Since COVID entered our lives in early 2020 there have been a multitude of events that have caused anxiety, confusion, and numerous other emotions for our children. As our country is now being impacted by continual lock downs it can be very difficult for our children to cope with the uncertainty that is swirling around them. After dealing with lockdowns throughout last year the special things your children had started hoping and planning for – birthday parties, holidays, visiting grandparents, play dates, and graduations are suddenly either postponed again or simply not happening. With schools being closed and remote learning occurring it also means their regular routine is completely disrupted and they don’t get to see their friends. As adults we too can become increasingly frustrated and anxious because special events, celebrations and even our day-to-day social connections have had to be postponed or cancelled yet again. We are all experiencing anger, fear, frustration, sadness, disappointment, and jealousy at different times.
Children need to experience the kaleidoscope of human emotions in order to develop emotional wellbeing and resilience. As soon as they begin talking, we can teach our kids how to identify and talk about their feelings. If we create safe environments where children can openly talk about their feelings and trust that they will be listened to and not judged, most kids will talk freely about their feelings. Children can hold mature conversations about their emotions if we explicitly teach them the skills and language they need.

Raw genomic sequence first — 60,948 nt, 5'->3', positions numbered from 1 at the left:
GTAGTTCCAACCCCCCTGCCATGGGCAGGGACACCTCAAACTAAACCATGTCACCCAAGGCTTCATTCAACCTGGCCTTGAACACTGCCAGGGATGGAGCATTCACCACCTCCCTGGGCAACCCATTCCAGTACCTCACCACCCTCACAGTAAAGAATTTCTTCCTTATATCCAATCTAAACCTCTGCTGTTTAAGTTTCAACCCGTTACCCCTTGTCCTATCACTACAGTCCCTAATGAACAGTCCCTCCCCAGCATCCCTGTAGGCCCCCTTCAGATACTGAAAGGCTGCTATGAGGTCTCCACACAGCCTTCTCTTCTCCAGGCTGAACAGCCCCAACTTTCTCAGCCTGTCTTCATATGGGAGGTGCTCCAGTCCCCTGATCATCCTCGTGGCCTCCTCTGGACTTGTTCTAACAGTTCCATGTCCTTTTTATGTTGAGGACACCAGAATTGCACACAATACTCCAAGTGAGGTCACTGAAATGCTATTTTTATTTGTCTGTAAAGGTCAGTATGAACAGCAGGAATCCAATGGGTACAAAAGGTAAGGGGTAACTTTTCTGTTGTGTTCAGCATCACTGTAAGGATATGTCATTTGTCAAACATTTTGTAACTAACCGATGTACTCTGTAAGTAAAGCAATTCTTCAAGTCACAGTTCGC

By teaching our kids how to recognise their feelings, understand where they come from and how to deal with them this will help them regulate their behaviour, develop emotional agility, which are some of the most crucial skills for happiness and success throughout their lives. The following four practical strategies will help our kids through these challenging times.
When we are talking with our children about things that have been postponed, or cancelled due to these ongoing lockdowns, we need to deliver the news in a truthful age-appropriate way without minimising or catastrophising the situation.
Let your child feel their emotions
It’s critically important to give our children the space and time to feel their emotions. When they stay with the emotion and feel the disappointment, frustration or anger they can learn to move through it and let go of these feelings. They discover that they can experience these emotions and survive, even if it is incredibly painful.
Acknowledge, validate and empathise
When our children are upset, they need to know we have heard them, that we acknowledge what they’re feeling and that it is ok to feel that way. We can do this by saying something like “I can see you’re disappointed and I would be too. I’m sorry that this is happening.” Then, we simply sit there with them, supporting them or giving them space if they need it to process their emotions. We can’t fix it for them, but we can trust that they can handle it and be there with them as they work through their big feelings.
Be calm and confident
Children are best prepared to face life’s challenges when they have a calm, confident adult in their life who helps them feel supported, safe and secure. We need to be the safe calm adults leading our children through this time of uncertainty, as when parents are calm and reassuring our children are more likely to be calm. If you are anxious, angry, or frustrated they will pick up on this energy and emotion and respond accordingly.
As parents we are leaders for our children, what we model and the tone we set is what they will absorb and internalise. It is our job to model ways to deal with sadness, fear, disappointment, anger, and frustration that build our children’s resilience and ability to handle life’s future adversities.